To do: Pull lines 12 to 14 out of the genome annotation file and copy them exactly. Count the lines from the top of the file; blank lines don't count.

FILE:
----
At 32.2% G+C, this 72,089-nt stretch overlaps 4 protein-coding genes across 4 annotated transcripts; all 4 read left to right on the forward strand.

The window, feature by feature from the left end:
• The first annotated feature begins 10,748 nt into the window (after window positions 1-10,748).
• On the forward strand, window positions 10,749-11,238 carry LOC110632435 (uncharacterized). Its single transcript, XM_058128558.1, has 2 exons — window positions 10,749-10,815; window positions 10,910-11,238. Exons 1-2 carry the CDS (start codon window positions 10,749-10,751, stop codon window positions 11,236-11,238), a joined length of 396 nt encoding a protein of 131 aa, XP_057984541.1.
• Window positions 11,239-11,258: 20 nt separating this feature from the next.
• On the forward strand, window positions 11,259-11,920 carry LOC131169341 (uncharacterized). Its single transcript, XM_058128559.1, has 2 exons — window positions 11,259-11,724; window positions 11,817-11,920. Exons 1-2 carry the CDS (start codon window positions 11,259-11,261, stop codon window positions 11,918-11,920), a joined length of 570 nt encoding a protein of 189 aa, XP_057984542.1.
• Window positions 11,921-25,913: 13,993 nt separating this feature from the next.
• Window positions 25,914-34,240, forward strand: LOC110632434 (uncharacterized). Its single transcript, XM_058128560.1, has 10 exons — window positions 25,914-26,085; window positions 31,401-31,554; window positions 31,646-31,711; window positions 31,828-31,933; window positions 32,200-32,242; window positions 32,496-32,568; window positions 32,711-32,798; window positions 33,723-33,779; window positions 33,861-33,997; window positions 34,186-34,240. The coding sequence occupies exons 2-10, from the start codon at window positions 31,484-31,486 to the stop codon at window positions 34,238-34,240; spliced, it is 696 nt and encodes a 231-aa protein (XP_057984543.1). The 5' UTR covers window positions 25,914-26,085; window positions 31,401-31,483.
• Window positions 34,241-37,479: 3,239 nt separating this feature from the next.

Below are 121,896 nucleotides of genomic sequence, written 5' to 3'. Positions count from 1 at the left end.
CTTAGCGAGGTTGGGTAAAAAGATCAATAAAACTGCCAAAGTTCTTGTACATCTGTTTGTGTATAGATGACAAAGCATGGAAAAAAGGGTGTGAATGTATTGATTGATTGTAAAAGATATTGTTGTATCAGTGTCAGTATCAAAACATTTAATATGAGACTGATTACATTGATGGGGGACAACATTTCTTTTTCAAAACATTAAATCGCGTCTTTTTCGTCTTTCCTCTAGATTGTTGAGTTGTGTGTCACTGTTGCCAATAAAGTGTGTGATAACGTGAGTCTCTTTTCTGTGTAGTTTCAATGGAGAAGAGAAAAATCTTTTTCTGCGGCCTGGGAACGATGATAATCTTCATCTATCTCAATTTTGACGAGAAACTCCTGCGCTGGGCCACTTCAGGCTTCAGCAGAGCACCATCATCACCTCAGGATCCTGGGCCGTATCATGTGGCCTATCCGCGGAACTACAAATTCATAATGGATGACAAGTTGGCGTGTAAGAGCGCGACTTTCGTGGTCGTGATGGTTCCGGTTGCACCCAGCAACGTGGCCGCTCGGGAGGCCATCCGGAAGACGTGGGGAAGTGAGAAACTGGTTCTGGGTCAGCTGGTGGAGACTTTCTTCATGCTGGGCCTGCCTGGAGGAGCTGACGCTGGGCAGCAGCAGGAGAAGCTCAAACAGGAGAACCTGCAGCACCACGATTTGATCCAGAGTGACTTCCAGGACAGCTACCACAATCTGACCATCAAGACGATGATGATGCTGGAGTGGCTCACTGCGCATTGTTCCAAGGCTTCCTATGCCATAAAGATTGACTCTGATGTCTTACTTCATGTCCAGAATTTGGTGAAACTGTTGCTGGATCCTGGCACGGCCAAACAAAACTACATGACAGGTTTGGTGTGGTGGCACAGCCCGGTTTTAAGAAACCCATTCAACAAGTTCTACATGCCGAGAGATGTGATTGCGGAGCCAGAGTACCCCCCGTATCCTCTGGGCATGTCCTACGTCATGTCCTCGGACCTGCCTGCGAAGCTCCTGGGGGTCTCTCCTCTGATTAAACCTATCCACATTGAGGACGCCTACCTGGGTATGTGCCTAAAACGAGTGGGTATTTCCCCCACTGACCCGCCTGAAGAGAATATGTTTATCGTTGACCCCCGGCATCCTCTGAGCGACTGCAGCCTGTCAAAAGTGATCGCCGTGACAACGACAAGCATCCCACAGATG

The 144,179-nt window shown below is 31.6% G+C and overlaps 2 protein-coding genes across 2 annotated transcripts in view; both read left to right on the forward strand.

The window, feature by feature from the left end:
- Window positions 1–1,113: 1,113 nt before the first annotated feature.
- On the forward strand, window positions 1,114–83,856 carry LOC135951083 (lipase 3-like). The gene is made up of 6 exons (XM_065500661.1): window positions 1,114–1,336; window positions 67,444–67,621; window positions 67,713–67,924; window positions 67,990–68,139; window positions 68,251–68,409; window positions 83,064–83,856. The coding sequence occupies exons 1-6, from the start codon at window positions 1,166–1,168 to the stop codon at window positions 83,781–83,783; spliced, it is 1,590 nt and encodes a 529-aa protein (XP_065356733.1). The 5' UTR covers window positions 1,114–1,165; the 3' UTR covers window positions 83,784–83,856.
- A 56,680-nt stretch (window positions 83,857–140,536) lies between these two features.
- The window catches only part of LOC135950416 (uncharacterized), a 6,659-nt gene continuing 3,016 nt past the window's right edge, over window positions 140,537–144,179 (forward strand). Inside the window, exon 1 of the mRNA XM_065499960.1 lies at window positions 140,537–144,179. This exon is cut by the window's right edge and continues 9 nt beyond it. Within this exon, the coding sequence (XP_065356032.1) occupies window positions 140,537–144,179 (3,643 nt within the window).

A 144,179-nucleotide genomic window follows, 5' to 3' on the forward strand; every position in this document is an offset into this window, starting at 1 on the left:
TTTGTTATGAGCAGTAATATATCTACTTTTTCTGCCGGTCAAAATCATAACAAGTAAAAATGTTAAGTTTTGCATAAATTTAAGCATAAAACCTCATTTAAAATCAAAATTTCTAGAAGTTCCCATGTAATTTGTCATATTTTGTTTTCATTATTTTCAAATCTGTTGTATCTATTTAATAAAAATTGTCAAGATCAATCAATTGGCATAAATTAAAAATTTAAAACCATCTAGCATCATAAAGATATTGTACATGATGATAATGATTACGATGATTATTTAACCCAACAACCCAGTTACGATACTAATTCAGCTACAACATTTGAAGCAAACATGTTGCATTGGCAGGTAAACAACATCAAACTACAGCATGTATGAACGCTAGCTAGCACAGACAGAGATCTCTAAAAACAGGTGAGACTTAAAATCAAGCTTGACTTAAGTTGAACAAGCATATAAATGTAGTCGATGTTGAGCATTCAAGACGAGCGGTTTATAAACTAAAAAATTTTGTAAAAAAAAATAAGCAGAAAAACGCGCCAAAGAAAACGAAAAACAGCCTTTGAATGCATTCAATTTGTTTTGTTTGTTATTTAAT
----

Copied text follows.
The 144,179-nt window shown below is 31.6% G+C and overlaps 2 protein-coding genes across 2 annotated transcripts in view; both read left to right on the forward strand.

The window, feature by feature from the left end:
- Window positions 1–1,113: 1,113 nt before the first annotated feature.